Bribery complaints filed, Elections Commission finds no violations
This year’s battle for Student Association president has seen an increase in bribery complaints from last year.
Elections Commission Chair Danielle Haft did not indicate an exact number of complaints. However, she indicated seeing more than last year.
“Last year I would say we really didn’t have a lot,” said Haft. “We had maybe one or two. This year I’ve definitely seen an increase in it.”
At least two of the alleged bribery complaints, according to Haft, pertain to students being pressured into voting for candidates in exchange for food items such as munchkins and candy.
Bribery, according to election guidelines, results in disqualification for any candidate.
No Election Commission rule prohibits candidates and those campaigning for their ticket from passing out candy or food items to students if they are not exchanged for votes.
The commission has not determined any violations based on filed complaints.
Nicholas Pepe, vice presidential candidate running with Langie Cadesca, said that several students have raised concerns regarding bribery pertaining to the Mark Anthony Quinn/Patrick Carroll #UAlbanyUnited ticket.
“It’s ridiculous. It’s been ridiculous. It’s getting even more ridiculous day-by-day,” said Pepe who expressed concerns over the Elections Commission’s handling of the alleged complaints in conjunction with Sen. Dillon Asmus.
“As far as me and my personal campaign, we have not bribed anyone,” said Carroll. “This is a campaign about what we’re going to do to better the lives of the Albany students.”
According to Haft, the Elections Commission has not received sufficient evidence on complaints.
Responding to allegations, Senate Chair Jarret Altilio denied any wrongdoing.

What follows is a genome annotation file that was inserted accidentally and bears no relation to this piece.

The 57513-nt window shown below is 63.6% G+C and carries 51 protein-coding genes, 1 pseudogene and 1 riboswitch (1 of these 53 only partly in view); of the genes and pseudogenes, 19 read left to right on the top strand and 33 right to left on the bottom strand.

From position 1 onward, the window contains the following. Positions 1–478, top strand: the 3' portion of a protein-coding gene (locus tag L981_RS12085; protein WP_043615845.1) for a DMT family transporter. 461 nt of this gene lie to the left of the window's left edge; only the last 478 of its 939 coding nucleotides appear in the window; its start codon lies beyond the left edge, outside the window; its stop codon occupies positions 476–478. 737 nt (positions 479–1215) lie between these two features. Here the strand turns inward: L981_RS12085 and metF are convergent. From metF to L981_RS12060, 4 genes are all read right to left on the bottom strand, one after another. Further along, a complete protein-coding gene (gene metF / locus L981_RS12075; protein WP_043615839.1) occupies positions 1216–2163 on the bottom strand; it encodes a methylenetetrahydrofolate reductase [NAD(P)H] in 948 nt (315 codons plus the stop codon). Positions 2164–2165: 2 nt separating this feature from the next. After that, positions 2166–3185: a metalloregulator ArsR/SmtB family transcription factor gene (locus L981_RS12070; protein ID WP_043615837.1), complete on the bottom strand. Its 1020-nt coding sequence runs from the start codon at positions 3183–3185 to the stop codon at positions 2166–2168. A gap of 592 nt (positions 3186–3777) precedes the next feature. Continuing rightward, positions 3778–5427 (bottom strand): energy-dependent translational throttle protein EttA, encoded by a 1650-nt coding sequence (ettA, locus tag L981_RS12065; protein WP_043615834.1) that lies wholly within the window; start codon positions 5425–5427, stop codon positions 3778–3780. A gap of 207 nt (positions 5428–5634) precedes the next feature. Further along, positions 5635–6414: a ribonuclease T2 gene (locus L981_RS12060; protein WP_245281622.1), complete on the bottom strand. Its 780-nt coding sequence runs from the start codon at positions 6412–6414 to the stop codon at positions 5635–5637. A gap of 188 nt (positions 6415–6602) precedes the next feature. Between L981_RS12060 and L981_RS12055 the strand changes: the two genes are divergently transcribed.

“I’ve been around when munchkins were being passed out,” said Altilio, a supporter of the #UAlbanyUnited ticket. “We’re out engaging the student body, communicating with the student body. Why not?”
Asmus, a senator who did not get reelected on the Cadesca/Pepe ticket, posted a video to Instagram Thursday night. He claimed the video showed Altilio handing out candy in exchange for votes for the Quinn ticket.
“They’re taking advantage of students,” said Asmus. “It’s the Student Association leadership doing this and it’s really unprofessional and it’s really embarrassing to the university standards that we have here.”
Davinder Singh, a junior at the university who recorded the video and sent it to Asmus, said the night before that Altilio and Owen Howard attempted to bribe him into voting for the #UAlbanyUnited ticket.
“I said, ‘no that’s bribery,’ and then they walked away,” said Singh of the alleged incident.
When pressed if he or anyone on #UAlbanyUnited ticket were passing out food items in exchange for votes, Altilio denied such actions.
“I, nor any other person associated with the #UAlbanyUnited campaign, to my knowledge, is associated with bribery of any sort,” he said in a statement.
Candidates cannot be held accountable for actions of supporters, Haft said. “I can say from the Elections Commission standpoint, we can only hold the candidates responsible.”
“I think that video is unclear as to what is going on with the interaction,” said Carroll who dismissed any wrongdoing by those supporting his campaign as a distraction from the issues. “It looks like the video was recorded from a few dozen feet was and he [Altilio] was talking to his constituents.”
Haft indicated that for the Elections Commission to pursue any charges of bribery stemming from video evidence there must be “a clear vision” of an exchange between an item and a vote on a computer or phone.
“As hard as these complaints are to deal with, I would say they’re a good thing for us because they really help the commission grow and kind of improve the way that we run the election,” said Haft.
Speaking to any potential changes to Election Commission rules going forward, Altilio said, “If they want to add more specificity to what is and isn’t allowed, we can definitely have that conversation because there’s apparently a lot of questions about it.”